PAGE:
May 31 2019 – Robert Fiumara
6 Cooking Misconceptions You Should Try To Avoid
As an aspiring chef, you’ll likely hear some misconceptions about cooking on your journey. Friends, family, and even colleagues may share cooking “tips and tricks” that are actually untrue. While some may be trivial, others can provide false information that ultimately impacts the progress of your budding career. Debunk these six common cooking myths in your kitchen.
Salt Reduces Boiling Time
While technically salt raises the boiling point of water, the difference is so minimal as to not be of any consequence when a chef adds salt to the pot. You would have to pour much more salt in a pot of water to make a noticeable difference in cooking time – enough to make the food inedible. Adding salt to the pot can add flavor to your foods, but don’t expect it to trim down boiling time.
You Should Rinse Your Chicken Before Eating
Thousands of cooks around the world have been brought up learning to rinse their chicken before cooking. Unfortunately, this practice could lead to salmonella. The water can splash off the raw chicken and spray your sink, dishes, and countertops with bacteria. If you have other food sitting nearby, the water from the raw chicken could contaminate it. Anything you need to rinse from your chicken will likely be cooked off anyway.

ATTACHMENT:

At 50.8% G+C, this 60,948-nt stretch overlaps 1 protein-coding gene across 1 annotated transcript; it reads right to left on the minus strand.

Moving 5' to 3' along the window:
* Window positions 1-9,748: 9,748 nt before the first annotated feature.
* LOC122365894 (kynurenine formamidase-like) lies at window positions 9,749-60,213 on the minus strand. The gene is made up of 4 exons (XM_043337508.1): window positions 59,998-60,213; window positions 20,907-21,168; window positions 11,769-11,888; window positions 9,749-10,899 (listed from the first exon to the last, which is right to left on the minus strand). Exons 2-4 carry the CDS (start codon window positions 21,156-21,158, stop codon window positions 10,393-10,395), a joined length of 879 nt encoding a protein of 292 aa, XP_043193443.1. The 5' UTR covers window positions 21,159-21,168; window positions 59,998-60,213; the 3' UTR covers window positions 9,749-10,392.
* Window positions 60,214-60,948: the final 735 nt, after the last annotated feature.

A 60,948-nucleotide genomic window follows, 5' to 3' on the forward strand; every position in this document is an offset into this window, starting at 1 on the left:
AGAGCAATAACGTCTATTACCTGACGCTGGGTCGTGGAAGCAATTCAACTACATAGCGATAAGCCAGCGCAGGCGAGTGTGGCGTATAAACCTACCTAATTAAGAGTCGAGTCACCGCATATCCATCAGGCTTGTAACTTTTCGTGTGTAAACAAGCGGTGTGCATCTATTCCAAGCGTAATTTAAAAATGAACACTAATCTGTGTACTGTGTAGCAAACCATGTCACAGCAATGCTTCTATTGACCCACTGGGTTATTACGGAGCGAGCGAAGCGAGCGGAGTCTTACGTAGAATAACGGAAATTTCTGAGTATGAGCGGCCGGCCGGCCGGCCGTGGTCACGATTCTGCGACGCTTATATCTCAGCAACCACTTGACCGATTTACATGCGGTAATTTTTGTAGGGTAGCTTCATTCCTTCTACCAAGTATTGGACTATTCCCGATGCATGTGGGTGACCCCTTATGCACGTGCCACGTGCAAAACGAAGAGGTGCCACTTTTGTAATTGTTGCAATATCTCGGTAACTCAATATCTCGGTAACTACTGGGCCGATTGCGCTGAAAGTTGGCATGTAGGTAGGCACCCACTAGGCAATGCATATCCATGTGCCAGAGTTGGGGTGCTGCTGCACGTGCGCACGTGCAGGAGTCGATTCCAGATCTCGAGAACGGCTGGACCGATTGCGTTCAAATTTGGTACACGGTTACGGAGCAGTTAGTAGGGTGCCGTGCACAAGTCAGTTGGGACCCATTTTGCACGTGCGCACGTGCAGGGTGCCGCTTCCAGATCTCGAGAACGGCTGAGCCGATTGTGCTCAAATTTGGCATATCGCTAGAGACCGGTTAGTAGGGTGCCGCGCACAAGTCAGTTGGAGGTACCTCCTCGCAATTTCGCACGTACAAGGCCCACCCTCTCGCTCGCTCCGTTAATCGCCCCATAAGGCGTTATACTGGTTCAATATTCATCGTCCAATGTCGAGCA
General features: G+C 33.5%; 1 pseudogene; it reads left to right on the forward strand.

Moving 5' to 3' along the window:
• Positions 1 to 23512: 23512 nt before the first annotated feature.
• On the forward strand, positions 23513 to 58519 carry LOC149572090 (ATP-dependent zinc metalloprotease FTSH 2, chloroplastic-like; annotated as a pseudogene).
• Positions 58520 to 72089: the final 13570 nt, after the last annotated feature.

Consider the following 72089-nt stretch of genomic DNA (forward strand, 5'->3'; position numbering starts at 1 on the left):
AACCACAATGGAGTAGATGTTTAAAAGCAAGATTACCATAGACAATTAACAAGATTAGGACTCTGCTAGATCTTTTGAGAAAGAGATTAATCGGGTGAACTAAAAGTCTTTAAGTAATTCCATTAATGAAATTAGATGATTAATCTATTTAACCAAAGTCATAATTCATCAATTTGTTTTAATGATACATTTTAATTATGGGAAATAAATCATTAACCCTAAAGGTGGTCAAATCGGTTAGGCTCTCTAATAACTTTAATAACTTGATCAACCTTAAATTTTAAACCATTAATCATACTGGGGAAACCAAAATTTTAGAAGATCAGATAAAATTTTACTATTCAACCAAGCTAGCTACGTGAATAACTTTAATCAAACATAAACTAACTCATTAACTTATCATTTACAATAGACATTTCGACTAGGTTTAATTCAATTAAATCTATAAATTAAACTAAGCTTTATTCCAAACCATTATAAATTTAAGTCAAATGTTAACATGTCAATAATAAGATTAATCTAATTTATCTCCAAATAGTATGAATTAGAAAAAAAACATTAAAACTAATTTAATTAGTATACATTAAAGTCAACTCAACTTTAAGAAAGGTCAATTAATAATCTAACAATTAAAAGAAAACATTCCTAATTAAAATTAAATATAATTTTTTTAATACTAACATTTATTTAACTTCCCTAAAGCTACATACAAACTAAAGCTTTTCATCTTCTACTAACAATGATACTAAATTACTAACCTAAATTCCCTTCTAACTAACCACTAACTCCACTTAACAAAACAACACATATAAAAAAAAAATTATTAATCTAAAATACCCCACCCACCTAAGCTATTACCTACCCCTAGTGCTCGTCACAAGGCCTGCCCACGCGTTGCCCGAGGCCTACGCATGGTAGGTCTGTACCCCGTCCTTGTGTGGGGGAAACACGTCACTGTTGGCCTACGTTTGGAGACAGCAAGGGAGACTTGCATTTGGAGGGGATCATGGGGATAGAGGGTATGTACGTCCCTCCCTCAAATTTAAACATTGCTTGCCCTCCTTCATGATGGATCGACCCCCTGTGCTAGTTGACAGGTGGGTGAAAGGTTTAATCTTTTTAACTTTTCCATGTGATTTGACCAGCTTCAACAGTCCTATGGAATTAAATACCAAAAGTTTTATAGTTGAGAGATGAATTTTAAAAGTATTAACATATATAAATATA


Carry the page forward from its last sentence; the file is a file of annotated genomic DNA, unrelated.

Sharp Knives Are Dangerous
This myth has truth behind it – of course, sharp knives are dangerous. What many chefs don’t realize, however, is that a dull knife is even more unsafe in the kitchen. Trying to cut with a dull knife could easily lead to the knife slipping off the item rather than cutting into it – increasing the risk of cuts and injuries. Professional chefs sharpen their knives regularly for safer and more efficient chopping.
Chicken Is Fully Cooked When It’s Not Pink
Don’t rely on your eyes alone to determine when chicken is fully cooked. Chicken can appear white on the inside and still technically be raw enough to transmit disease. Chicken is only fully cooked when the interior temperature reaches 165 degrees. Invest in a meat thermometer to make sure your poultry is always cooked enough.
The Spiciest Part of the Pepper Is the Seed
Pepper seeds aren’t the hottest part of the pepper. They simply sit closest to the hottest part: the white membrane. This makes the seeds taste spicier than other parts of the pepper, but they are not the part of the pepper containing the heat. It is the white membrane that contains the intensity. When you cut the membrane, the spicy ingredient escapes and adheres to the seeds.
Rinsing Pasta Halts the Cooking
You don’t have to rinse your pasta in cold water to preserve its texture. This is a myth. Cold water does not “shock” warm pasta as it might with other food. In fact, rinsing your pasta after cooking can wash off the layer of starch on the outside of the noodles. This is what keeps your pasta moist and sticky. Rinsing your pasta could be why your sauce seems runny or won’t stick to your noodles, or why they easily dry out. Instead, cook your noodles to about 80% of the desired consistency. Then, remove from water and let stand until you’re ready to eat.
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